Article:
We all like to have our 'bits of fun' at Clifford's expense, although he takes it well, and I am no exception. One day I was playing him and somehow he had scored a break of thirteen. "How many's that?" he asked. Feeling very clever, I said, "A baker's dozen, Clifford." "You mean twelve?" he asked. "No, a baker's dozen," I insisted. "What's that?" I asked, somewhat maliciously. Clifford thought for a moment. "Oh, I dunno," he said. "Splits?"
On one famous occasion in the now defunct Mayflower Trophy Clifford visited Morwenstowe in North Cornwall with the team. One of his team-mates was that eminent sportsman, Maurice Francis, who did not have a high opinion of Clifford's abilities. When Clifford's opponent warily asked Maurice how good Clifford was, Maurice replied "He's f...ing hopeless. The worst player I've ever seen. You've got a pigeon, mate." Famous last words! When Clifford played his frame, he had one of his 'purple patches' when he could not miss a ball, fluked several more and thrashed his opponent off the table, while his team-mates looked through the glass panel of the door hooting with laughter. They were splitting their sides so much that they could not stay in the room! Needless to say, Clifford's opponent was not very amused with Maurice! To this day, almost every time you meet Clifford, he still insists on telling you about that evening. Writing is not Clifford's strong point and once when he was captain (how?) the opponents claimed a frame at 7.30 after he had started writing the six team names up at 7 o'clock! (This story may be apocryphal). However, the longstanding local competition, the Heathcoat Cup, has long been referred to as the 'Hutchiant Cup' after Clifford wrote it on the noticeboard one day. And that one is true! There are hundreds more stories about Clifford, but at the same time I would like to emphasise his friendliness, his team-spirit, (as reserve he would take his cue to away matches) and, above all, his love of the game, which is one of the reasons I've talked about him here.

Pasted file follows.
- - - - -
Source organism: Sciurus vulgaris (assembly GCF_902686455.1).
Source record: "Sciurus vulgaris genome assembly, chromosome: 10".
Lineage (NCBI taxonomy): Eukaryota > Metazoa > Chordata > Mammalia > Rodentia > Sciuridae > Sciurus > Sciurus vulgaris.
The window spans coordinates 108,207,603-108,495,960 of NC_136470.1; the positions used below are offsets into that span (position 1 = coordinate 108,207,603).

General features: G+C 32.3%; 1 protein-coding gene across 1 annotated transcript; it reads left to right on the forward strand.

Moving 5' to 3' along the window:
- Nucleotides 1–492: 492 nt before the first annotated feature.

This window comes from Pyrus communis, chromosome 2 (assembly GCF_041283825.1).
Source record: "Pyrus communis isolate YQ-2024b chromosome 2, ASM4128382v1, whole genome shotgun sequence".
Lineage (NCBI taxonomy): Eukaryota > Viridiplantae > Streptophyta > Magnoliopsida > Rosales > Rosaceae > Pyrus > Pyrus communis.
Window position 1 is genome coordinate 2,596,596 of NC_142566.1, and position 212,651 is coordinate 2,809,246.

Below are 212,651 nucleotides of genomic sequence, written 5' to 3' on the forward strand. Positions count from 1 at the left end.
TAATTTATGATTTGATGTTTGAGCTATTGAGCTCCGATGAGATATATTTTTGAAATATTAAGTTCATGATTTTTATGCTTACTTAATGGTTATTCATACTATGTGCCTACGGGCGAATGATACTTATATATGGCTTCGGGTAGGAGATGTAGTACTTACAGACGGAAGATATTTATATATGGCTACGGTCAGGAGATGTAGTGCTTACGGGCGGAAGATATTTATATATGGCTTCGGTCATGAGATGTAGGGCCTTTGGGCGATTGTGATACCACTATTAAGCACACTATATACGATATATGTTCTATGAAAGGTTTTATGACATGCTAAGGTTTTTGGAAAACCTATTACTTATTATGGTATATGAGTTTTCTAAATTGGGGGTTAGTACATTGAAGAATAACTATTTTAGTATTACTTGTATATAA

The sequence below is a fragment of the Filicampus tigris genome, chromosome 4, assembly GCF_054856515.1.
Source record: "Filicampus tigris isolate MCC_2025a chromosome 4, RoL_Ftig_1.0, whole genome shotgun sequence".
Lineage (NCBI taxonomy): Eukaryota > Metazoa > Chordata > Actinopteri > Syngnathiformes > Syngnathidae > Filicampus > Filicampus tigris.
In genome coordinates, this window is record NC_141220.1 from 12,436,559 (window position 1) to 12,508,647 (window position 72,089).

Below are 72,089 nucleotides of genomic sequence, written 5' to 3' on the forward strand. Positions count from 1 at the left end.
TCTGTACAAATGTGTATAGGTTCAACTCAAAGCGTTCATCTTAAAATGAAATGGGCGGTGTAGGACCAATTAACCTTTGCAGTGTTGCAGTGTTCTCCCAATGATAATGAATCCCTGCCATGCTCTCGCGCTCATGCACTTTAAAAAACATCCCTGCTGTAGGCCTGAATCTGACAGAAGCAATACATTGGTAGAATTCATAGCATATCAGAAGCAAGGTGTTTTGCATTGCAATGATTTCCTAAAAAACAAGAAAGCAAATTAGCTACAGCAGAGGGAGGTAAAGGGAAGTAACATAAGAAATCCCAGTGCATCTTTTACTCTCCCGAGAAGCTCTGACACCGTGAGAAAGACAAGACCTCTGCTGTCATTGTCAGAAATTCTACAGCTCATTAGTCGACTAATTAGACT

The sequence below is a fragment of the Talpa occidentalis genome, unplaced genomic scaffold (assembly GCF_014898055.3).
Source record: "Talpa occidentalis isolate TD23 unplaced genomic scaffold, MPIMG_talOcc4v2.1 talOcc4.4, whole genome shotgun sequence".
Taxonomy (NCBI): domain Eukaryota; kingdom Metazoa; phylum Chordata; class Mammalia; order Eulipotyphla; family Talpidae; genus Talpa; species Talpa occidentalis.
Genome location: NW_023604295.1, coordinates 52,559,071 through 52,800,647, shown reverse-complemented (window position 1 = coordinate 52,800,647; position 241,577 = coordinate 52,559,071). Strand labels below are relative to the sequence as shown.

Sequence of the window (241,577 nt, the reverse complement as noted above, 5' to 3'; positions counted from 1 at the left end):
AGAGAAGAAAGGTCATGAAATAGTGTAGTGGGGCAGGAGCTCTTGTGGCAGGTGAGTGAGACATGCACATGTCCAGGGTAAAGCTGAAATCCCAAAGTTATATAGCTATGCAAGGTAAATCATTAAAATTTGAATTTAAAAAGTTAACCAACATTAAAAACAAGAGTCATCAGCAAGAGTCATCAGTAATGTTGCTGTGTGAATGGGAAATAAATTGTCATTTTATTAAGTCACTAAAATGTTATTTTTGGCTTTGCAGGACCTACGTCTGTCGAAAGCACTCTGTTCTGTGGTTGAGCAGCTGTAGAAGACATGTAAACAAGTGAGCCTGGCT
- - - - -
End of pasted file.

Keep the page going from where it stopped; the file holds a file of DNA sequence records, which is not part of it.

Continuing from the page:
Although the stories are amusing, if Clifford, or people like him, could play a little better, many a club would be better off because of it. But Clifford has certainly provided the local snooker community with a lot of laughs over the years! (And, to his credit, he has taken it all in good part!)
are a lot more stories about Clifford in my book, Snooker
For Love, Not Money.
Click here if you are interested.
Please us with details of yourself if you are a Cornish player with something to say. We may include your story on this page.